Pearltrees: Bookmarking Program for Organization Lovers

By  |  Monday, December 7, 2009 at 2:27 am

(This review is part of the Traveling Geeks tech tour of Paris. David Spark (@dspark) is the founder of Spark Media Solutions and a tech journalist that blogs at Spark Minute and can be heard and seen regularly on ABC Radio and on John C. Dvorak’s “Cranky Geeks.”)

For the first stop for the Traveling Geeks trip to Paris, we stopped by the offices of Pearltrees, a Web bookmarking, organizing, and organizing tool. Sitting inside their offices I could have been sitting at any Web 2.0 company in Silicon Valley. Very open work atmosphere. Brightly fluorescent lit rooms with everyone worked around big conference tables.

I had met with Patrice Lamonthe, Pearltrees’ CEO, back in San Francisco. Now I was his guest in his office. When I first received a demo, I immediately started making comparisons to Delicious, a bookmarking program that I use heavily. I use Delicious because it allows me to quickly bookmark and tag sites that I see that I know one day I’m going to need and use. What I like most about Delicious is the speed of bookmarking, tagging, and organizing. I can quickly “file” something away without going through the arduous task of filing.

While I kept making comparisons to Delicious, I soon realized through my conversation with Patrice that my comparison was misdirected. The goal of Pearltrees is to reach the type of people who enjoy the process of organizing. They’re trying to reach the person who likes organizing their record collection, MP3s, books, and other personal effects. And then Pearltrees is social, connecting other people who like organizing and discovering.

I have one harsh criticism of the product that I believe is extremely fixable. While on first look, Pearltrees appears very cool. The drag-and-drop interface has a fun type of gravity to it. It moves, expands, and has a character of its own. All the information spokes out in a mindmapping-style of organization. You’ve seen these types of programs before, but when have you ever seen this style of organization actually work?

I’ve never seen a successful deployment of a mindmapping-style program. Have you? The reason is it’s extremely hard to read. Any designer will tell you that it’s important to line up content so people can read it. With a spoked map, where do your eyes go? It’s hard to follow a hierarchy. You can look at it as a snapshot, but you can’t really read it at great length comfortably.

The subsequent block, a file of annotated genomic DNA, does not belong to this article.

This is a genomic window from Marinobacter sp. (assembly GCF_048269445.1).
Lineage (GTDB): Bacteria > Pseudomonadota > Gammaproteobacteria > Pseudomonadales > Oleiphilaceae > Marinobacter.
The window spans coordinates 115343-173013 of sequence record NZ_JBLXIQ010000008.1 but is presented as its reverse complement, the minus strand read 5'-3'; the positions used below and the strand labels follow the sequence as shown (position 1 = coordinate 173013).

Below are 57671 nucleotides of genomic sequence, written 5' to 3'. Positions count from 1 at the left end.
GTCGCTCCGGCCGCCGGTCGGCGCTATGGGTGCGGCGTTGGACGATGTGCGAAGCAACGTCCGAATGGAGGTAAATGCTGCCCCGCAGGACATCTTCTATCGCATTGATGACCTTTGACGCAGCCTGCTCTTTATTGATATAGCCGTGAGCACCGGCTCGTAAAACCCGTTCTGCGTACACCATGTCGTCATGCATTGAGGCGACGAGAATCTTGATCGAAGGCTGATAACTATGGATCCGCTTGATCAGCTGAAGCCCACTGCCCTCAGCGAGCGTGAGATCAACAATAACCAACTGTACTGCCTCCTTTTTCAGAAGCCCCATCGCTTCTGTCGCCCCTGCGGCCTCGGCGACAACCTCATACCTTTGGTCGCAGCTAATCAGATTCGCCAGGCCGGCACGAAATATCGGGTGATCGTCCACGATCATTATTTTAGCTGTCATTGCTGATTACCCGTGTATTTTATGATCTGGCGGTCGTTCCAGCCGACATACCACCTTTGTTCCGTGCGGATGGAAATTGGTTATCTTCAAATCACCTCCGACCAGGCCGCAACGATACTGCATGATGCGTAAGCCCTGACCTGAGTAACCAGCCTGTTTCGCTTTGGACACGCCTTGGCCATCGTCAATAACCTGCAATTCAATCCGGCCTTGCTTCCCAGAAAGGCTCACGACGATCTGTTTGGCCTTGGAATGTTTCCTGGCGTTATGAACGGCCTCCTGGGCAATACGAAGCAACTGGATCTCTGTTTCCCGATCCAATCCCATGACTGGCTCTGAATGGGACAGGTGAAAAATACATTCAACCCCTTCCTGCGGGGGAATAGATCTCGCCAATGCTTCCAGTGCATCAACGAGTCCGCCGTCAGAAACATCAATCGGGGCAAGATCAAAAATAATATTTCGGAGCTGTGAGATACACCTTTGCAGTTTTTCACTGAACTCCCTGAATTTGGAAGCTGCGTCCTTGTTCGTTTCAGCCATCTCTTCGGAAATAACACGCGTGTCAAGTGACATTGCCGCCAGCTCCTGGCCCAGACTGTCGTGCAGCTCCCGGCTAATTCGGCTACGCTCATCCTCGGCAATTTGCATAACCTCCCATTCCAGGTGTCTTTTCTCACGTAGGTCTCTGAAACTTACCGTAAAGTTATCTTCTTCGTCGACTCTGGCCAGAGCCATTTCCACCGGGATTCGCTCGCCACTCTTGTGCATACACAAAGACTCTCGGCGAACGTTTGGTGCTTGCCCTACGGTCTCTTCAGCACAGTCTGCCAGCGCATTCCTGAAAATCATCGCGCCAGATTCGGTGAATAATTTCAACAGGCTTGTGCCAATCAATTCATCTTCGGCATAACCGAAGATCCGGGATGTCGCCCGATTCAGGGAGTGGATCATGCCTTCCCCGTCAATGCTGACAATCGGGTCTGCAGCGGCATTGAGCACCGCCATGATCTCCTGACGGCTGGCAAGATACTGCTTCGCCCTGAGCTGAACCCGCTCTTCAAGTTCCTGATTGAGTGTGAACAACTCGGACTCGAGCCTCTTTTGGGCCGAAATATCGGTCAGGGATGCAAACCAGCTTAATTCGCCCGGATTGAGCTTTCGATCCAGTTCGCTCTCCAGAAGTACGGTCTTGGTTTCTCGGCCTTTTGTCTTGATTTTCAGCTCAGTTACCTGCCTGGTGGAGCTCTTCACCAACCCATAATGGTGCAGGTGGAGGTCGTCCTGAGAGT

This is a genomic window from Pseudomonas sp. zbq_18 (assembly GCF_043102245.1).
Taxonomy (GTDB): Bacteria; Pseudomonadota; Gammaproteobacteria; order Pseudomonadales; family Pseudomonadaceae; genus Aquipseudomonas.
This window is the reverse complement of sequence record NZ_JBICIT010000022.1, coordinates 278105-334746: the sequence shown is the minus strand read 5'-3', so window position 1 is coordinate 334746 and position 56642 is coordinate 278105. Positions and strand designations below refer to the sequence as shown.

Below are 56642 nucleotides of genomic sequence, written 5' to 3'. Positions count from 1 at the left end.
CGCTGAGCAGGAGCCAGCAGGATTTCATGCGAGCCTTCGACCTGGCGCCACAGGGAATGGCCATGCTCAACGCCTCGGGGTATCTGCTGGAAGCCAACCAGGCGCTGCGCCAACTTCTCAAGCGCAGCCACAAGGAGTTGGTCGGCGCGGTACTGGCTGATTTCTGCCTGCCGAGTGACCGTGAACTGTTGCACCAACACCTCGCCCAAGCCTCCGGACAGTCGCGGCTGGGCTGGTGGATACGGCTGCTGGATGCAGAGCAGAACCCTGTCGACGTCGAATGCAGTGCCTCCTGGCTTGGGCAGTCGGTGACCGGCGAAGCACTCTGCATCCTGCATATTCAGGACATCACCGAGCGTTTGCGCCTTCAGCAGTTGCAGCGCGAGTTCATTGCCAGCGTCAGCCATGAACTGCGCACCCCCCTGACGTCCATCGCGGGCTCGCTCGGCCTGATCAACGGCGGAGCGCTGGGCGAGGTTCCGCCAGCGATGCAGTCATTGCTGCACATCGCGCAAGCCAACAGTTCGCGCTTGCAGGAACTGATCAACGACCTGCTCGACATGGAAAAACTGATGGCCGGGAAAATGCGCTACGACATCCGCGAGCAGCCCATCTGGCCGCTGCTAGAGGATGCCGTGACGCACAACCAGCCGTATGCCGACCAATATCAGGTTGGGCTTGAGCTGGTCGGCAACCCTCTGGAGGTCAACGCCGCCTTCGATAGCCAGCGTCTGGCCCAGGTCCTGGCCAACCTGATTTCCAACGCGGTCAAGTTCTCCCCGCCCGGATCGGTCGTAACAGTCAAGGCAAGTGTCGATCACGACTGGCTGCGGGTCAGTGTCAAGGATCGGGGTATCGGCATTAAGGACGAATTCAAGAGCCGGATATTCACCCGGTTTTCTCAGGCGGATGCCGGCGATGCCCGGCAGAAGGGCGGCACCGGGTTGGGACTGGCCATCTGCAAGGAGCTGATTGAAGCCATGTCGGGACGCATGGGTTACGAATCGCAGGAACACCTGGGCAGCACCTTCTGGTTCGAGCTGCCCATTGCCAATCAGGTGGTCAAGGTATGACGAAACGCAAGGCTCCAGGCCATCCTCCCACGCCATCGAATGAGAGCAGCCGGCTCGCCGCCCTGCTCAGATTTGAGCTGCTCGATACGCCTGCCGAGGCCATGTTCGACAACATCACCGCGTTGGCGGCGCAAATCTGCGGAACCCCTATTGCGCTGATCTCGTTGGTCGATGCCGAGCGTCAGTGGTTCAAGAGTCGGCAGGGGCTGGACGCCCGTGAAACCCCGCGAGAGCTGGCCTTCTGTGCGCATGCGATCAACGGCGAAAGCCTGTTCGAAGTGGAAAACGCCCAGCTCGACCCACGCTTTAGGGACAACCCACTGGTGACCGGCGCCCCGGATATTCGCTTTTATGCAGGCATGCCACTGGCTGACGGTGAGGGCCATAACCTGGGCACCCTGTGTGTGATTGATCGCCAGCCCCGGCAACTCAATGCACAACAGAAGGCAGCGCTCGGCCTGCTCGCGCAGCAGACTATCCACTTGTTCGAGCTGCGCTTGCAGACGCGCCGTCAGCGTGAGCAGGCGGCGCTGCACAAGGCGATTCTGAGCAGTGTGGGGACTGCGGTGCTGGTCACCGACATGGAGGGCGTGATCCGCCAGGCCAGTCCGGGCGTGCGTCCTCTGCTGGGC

There’s no doubt that this mindmapping look is what differentiates Pearltrees and Lamonthe rallies behind it. I asked if Pearltees could also be mapped more linearly in a folder like structure. He said they’re considering it as an option, but he didn’t seem too excited about it.

Personally, I like Delicious because I don’t want to waste my time organizing my content. I like the speed of it. There was a time I did enjoy organizing my stuff, but I don’t anymore. There is definitely an audience for having fun with organization. I just think that Pearltrees’ front end, the mindmapping look, which is what you see first, could scare some organization lovers away.


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3 Comments For This Post

  1. Barbeuz Says:

    Pearltrees is a nice service indeed, it’s always a bit tricky to discover a new interface, but it’s much more convenient that the usual “folder” interface!

  2. Hobie Swan Says:

    You make a good point that mind maps can be hard to read. If you hand someone a map that they haven’t had a hand in making, then it can look like gibberish. Mapping is much better as a participatory sport. Get a bunch of people in a room to map out a problem with some process, get a new project up and running, or brainstorm around a proposed new product…then you can see the real power of mind mapping. In my experience talking with people in some very large private and gov’t organizations, there is no question that mind mapping is being successfully deployed. But it’s best when the mapping is not an artifact, but a living documentation of a collaborative effort.

  3. hacked929 Says:

    This is a bit old… but…

    There are many more awesome things you can do with PearlTrees now that it has reached beta 0.6. For instance, you can set “auto-pearl” on, so that every page you visit is turned into a pearl. Also the browser add-on allows you to instantly select which of your pearltrees the new pearls are inserted into. So it’s pretty quick ;D

    Second, the mind-mapping works wonderfully imao. You can collapse and expand pearltrees’ content, so it is like folders. But you see everything visually.

    And the most awesome thing is that you can “play” your pearltrees. Hitting the Browse button takes you to the first pearl in a list. Then just hit forward/back to peruse the content of your pearltrees. So you have two ways of looking through the bookmarks and sharing the pages you collect! Awesome if you ask me.

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